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Chapter 6: Spencer, Darwin, and an Evolutionary Parable for Our Time © 2014 Mark Moberg
In the early 19th century, Herbert Spencer was among the few scholars who continued to advocate evolutionary theory. His views have become known as Social Darwinism: as the “natural” order of society, competition results in progress by eliminating society’s weakest members, leaving superior representatives of humanity to survive. Spencer opposed any intervention that violated this “natural law,” including public schools, public hospitals, and welfare. In his Origin of Species, Darwin extended Spencer’s assumptions into nature (a “struggle for existence” within “nature, red in tooth and claw”). It is often mistakenly assumed that Edward B. Tylor and Lewis Henry Morgan were directly inspired by Darwin’s Origin. While Darwin viewed evolution as a branching tree, with each branch diverging into a separate species, Tylor and Morgan embrace the notion of orthogenesis, or evolution along a single line leading to greater social progress. Tylor and Morgan assumed that societies develop this way because of psychic unity: the minds of people at a given evolutionary stage operate in similar fashion, leading them to independently invent similar cultural practices. Finally, unlike Darwin, competition plays no role in evolutionary progress as understood by Tylor and Morgan. © 2014 Mark Moberg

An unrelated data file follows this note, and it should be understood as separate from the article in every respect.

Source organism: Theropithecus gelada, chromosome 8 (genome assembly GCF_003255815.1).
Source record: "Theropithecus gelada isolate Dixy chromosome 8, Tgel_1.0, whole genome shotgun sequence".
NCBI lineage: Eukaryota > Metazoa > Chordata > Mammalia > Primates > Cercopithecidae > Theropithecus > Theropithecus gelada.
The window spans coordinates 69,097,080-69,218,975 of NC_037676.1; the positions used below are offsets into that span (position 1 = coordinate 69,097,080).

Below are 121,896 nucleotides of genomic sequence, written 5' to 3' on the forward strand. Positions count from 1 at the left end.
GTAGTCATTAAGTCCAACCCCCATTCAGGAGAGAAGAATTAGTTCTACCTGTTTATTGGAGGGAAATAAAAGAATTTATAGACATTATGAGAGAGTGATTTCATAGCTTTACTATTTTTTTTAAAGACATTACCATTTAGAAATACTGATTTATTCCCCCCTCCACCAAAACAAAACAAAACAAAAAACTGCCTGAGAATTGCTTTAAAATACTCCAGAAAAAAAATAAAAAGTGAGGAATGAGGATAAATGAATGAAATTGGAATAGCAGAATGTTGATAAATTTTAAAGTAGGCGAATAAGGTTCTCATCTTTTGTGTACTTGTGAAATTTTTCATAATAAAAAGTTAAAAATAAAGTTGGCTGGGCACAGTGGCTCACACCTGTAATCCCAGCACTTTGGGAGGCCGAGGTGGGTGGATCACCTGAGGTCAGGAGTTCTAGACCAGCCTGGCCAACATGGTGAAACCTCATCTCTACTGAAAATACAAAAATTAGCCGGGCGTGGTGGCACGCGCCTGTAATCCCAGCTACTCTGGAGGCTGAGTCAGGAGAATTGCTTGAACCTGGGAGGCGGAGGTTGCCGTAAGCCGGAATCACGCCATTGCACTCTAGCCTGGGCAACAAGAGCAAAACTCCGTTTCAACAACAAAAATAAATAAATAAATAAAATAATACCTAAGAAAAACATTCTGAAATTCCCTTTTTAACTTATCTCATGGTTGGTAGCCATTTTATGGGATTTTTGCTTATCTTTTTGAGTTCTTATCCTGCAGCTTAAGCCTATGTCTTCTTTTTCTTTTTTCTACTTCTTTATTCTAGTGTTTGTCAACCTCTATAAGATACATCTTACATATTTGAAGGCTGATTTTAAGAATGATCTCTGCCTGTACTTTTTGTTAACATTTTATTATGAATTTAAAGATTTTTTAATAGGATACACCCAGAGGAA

Tylor and Morgan identified the stages of evolution as “savagery, barbarism, and civilization,” a scheme originating with Ferguson in the 18th century. Societies were positioned on this evolutionary line according to their level of social and technological progress; both schemes were ethnocentric in claiming that the US and England represented the pinnacle of civilization. Tylor and Morgan differed in their applications of evolutionary theory. Tylor suggested that the first religious impulses arose from speculation about death and dreaming, leading people to conceive of the soul as a force that animates the body and departs from it upon death. He conceded some degree of rational thought to people at the lower stages of development, while Morgan dismissed all primitive religions as “grotesque and unintelligible”! Yet, Morgan’s discovery that all societies follow one of six kinship terminology systems still stands as an axiom within anthropology. Both scholars were confounded by the side-by-side existence of traits belonging to different evolutionary stages (e.g. a farmer in modern Europe who nails a horseshoe above a door as a talisman for “good luck”). They explained such discrepancies as “survivals,” or cultural traits that persist from habit into a higher stage of evolutionary development. © 2014 Mark Moberg
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